Recently, I started turning my focus more directly into politics. I loved what I was doing in arts & culture, but the impact was small. And the path was very indirect. While I appreciate working on local community projects, I also want to get involved in fixing our country’s larger problems. And I want to develop our country’s role at the global level. And that’s what’s special about serving in federal government. You can look after the needs and concerns of your community, and your country. And you can mobilize the resources and good will of your community and your country to help create a better world overall.
From the early influence that my grandfather had on me, I’ve always had a lot of respect for government, and for political office. I think we all want to have respect for politics and for politicians. I think one reason we’ve become cynical about government is because of how genuinely upsetting it is to see our democracy get so tarnished. When a celebrity gets caught in a scandal, we brush it off. When a sports hero gets caught cheating, it hurts a little, because we expect more from them. But when politicians and entire governments lose our faith and respect, I think it crushes our spirit, because we expect so much more.
Anyone who’s a parent will understand when I say that your entire mindset changes when you have kids. You can’t be complacent. You can’t just sit back and let things crumble around you. You have to think about your kids future, for when they have to fend for themselves. That’s absolutely one reason I’m running for office. I’ve got responsibilities, and one of those is the safety and well-being of my kids future.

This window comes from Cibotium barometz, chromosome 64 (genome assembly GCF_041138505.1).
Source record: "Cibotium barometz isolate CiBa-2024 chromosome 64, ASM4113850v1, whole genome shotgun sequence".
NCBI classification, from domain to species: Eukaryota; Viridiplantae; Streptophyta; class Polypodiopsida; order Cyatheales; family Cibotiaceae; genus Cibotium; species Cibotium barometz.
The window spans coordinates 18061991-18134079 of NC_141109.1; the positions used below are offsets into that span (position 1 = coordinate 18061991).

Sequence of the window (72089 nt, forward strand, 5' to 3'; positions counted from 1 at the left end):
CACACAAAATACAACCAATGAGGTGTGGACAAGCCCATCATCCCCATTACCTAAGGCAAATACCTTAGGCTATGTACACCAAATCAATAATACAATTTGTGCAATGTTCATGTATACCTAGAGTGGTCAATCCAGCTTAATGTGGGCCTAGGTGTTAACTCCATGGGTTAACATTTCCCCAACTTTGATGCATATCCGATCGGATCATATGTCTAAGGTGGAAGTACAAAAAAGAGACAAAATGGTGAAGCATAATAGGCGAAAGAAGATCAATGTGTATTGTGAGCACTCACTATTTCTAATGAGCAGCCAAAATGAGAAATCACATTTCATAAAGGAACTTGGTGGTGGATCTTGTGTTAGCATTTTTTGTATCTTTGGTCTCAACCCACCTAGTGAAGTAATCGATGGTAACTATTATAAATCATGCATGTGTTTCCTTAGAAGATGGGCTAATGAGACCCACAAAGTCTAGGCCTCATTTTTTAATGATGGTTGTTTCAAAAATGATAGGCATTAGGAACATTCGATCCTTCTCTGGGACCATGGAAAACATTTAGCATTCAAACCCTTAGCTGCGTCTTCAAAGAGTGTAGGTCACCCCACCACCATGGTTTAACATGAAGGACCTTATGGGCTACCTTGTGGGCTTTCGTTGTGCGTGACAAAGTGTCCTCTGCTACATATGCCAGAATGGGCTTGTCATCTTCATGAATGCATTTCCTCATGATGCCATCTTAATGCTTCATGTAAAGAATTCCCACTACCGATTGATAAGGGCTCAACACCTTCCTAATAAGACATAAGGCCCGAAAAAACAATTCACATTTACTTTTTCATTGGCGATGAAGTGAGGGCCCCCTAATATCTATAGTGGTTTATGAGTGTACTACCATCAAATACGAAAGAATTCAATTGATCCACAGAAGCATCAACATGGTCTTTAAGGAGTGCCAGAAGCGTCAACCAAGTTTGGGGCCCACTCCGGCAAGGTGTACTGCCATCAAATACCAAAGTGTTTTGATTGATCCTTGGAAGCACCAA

I’m running for political office for the first time in my life because I want to help form a government that is honest, and accountable, and has integrity at its core. I want to help build a government that can advance a progressive social agenda that looks out for all Canadians – not just the Canadians that put that government in power – and do so while being fiscally responsible.
I want to be the Member of Parliament for Nepean because I want to help unite the powers of government, and the collective will of the people served by that government, in order to rebuild our community and our country with the values that should be at our core.
Canada is a nation built on beautiful principles, and those principles have been shredded and abused over the last decade under Stephen Harper. Whether it’s the disrespect and intimidation shown to our public servants, the shameful manner in which we treat our veterans, the dangerous course we’ve taken in abusing our environment, or the manner in which our current government’s economic policies favor the rich getting richer at the expense of everyone else, this is not the Canada that it should be. Most of us know this.
It’s my belief that the NDP under the experienced leadership of Tom Mulcair is the only choice we have for bringing about the change that this country needs. And I want to be a principled voice representing Nepean as we work together to bring about that change.
A few days ago we had our first all-candidates debate in Nepean. The large audience got a chance to learn about the individual policies of each candidate’s party, but they also got to learn about what kind of person each candidate was. I’m confident enough in how I did during this debate that I’d like to share with you the last two minutes of my closing remarks.
I’m an experienced leader who knows how to move a vision forward, and a proven record for getting things done. I’m a prudent fiscal manager who has the utmost respect for responsible spending of public money. And I’m a creative, independent thinker who knows that for a government to be effective it needs a plurality of voices, not just one voice repeated obediently by dutiful soldiers.
I’m a communicator, and a community builder. I will be the most accessible and approachable MP you’ve ever had. I’m a very hard-worker, and I’ve got a good heart. And I believe that integrity is the ultimate virtue.
And I think that all of this makes for a good politician. That’s why I want your vote. Thanks.